As someone whose love languages are both physical touch and quality time, the screen time I got wasn’t quite leaving me satisfied. Instead, it left me feeling like a cup half full; somewhat fulfilled, but not quite. Like most extroverts, being around other people helps me feel energised. So (You guessed it!) extended time alone leaves me feeling drained. It also doesn’t help that I tend to see going-out as a reward for myself, especially after a long day of work or just after being busy with ad-hoc tasks.
Going through day after day of facing the same walls and looking at the same things felt like I was being punished. Even though I knew deep down, the importance of self-isolating. But with these needs going unmet, I had to do something about it — or my own mental health would be at stake.
How Do You Solve A Problem Like Mine?
Looking deeper in a bid to work out my emotions, I reflected on the last time I felt like this. A couple years ago, I went into therapy to learn to manage a season of depression I was going through. One of the most important things I took away from the sessions was learning to recognise when I felt myself spiralling out of control, and utilising coping mechanisms to stabilise my emotional well-being. For example, whenever I started to have discouraging thoughts and beat myself up over them, I would recognise that what I was feeling was not really me. I would press pause and take a walk around my block, or put on some music that I knew would cheer me up.
Putting the same steps into play, I start to look out for moments where I will feel restless. Then instead of forcing myself to continue whatever I am working on, I will give myself intermittent creative activities to try; such as putting on a new makeup look, looking through Pinterest for ideas to update my bedroom, or taking advantage of the sunlight streaming through my bedroom window to take a few snapshots of my surroundings. Usually, that helps me refocus my energy and I’m able to re-enter my tasks feeling refreshed.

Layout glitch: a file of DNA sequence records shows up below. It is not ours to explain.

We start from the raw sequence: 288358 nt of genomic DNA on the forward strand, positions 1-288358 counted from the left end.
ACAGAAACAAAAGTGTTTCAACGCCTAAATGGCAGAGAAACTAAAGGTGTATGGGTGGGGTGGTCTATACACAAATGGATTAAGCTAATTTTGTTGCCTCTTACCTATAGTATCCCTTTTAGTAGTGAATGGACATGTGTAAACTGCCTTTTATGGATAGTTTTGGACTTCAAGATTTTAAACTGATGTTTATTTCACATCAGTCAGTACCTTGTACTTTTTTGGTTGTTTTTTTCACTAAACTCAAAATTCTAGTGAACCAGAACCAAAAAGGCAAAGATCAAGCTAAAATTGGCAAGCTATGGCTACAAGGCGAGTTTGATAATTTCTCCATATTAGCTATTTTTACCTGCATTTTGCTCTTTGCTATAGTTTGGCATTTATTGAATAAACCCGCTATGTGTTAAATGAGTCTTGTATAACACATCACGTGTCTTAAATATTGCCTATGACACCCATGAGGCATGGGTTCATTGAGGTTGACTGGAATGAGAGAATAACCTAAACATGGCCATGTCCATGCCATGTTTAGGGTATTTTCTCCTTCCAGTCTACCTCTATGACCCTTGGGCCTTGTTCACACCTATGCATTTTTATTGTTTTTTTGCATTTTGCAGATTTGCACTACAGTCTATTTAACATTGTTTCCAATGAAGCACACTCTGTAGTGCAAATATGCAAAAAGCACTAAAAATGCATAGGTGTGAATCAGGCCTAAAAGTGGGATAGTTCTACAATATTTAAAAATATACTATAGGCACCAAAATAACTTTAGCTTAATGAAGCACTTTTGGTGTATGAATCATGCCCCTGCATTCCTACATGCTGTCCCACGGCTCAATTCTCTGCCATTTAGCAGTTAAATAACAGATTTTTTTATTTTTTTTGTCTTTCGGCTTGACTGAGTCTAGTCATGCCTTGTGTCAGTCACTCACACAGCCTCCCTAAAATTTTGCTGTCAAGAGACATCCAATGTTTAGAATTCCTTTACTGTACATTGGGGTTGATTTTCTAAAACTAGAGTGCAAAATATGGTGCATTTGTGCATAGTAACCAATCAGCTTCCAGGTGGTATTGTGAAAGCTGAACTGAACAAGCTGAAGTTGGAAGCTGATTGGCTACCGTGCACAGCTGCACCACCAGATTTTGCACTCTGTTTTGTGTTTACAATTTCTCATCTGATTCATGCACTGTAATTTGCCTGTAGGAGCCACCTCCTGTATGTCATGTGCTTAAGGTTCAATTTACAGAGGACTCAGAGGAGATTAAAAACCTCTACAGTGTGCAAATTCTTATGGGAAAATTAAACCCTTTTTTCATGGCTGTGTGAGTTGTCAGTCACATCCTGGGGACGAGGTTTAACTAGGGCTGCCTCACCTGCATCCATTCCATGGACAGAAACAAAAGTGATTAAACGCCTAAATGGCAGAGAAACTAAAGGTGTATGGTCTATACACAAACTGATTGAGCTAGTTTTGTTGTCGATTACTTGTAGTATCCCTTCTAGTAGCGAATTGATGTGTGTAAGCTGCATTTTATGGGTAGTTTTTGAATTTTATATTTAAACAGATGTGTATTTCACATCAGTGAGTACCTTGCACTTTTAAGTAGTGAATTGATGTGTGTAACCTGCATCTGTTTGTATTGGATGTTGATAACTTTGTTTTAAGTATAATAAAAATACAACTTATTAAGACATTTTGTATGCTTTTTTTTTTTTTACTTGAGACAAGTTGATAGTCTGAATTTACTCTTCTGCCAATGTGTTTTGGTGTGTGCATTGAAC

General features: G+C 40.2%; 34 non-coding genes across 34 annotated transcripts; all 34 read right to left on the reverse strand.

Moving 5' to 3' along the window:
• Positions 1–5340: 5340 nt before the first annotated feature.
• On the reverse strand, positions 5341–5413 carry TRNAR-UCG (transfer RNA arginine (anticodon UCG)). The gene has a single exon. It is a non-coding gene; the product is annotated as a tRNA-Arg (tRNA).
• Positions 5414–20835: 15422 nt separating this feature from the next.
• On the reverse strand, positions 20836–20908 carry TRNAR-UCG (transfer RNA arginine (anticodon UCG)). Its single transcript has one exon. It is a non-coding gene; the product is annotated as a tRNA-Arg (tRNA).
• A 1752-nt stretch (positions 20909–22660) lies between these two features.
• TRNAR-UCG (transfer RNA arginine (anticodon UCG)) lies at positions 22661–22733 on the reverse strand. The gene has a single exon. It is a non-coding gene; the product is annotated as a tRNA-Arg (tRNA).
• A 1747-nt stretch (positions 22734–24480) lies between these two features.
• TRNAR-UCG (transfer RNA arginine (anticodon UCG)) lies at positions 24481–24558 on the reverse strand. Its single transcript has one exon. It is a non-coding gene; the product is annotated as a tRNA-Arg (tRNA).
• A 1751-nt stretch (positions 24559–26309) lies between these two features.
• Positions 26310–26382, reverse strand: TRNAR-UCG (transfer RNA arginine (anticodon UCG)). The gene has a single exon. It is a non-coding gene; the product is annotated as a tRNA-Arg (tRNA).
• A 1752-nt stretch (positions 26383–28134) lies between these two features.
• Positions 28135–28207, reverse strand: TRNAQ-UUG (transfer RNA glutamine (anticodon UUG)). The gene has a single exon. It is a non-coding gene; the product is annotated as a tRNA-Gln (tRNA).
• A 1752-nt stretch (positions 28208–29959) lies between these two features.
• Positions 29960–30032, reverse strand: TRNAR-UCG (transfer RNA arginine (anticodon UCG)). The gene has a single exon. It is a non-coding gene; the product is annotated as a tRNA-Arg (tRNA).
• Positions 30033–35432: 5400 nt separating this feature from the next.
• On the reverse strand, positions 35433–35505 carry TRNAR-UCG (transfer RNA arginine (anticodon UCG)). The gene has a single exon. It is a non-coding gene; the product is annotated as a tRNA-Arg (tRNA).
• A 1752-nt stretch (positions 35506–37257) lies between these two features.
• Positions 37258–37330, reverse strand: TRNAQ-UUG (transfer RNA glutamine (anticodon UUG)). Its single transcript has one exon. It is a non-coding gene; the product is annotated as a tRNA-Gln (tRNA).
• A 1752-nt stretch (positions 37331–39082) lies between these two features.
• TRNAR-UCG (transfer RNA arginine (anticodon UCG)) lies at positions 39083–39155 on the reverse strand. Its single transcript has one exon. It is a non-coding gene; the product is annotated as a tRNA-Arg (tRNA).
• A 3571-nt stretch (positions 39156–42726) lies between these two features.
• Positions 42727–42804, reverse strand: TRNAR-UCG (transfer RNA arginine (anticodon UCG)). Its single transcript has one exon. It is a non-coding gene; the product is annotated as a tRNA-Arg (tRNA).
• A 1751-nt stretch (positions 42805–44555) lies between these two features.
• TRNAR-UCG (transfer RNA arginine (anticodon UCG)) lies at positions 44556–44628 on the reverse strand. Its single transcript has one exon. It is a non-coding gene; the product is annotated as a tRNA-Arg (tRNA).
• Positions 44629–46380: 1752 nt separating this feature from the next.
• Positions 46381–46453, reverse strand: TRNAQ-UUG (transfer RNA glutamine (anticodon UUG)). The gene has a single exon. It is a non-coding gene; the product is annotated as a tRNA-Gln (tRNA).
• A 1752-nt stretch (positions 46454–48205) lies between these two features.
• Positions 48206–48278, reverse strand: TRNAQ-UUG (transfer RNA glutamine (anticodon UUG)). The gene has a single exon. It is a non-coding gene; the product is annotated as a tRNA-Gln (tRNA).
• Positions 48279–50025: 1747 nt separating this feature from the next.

I also started planning more talk time with the people I love. DM-ing different friends through the day, meeting up over Houseparty for a quick game of trivia, or just a good ol’ FaceTime session. Some days it meant joining a live stream of a yoga class, just to feel connected. Having these as something for me to look forward to helped fill the sense of emptiness I was feeling.
“This Is A Pandemic, Not A Productivity Contest”
Of course, there are still days where I just need to embrace my own feelings of loneliness and sadness. Many of us are struggling with these new emotions, and that is completely normal.
All in all, the most important thing is to have a lot of self-compassion in these strange times. I read this commentary recently, it went, “this is a pandemic, not a productivity contest” and it made me stop and think for a second. All over social media we see people creating works of art, making workout videos and leading what is looking like a fulfilled life. It constantly makes me feel lousy about myself, especially on those days I’m struggling to get myself out of my low moods. And while I don’t expect myself to flourish in these times, this extrovert is learning how to appreciate and be content in these slow days a little more. And that’s enough for me.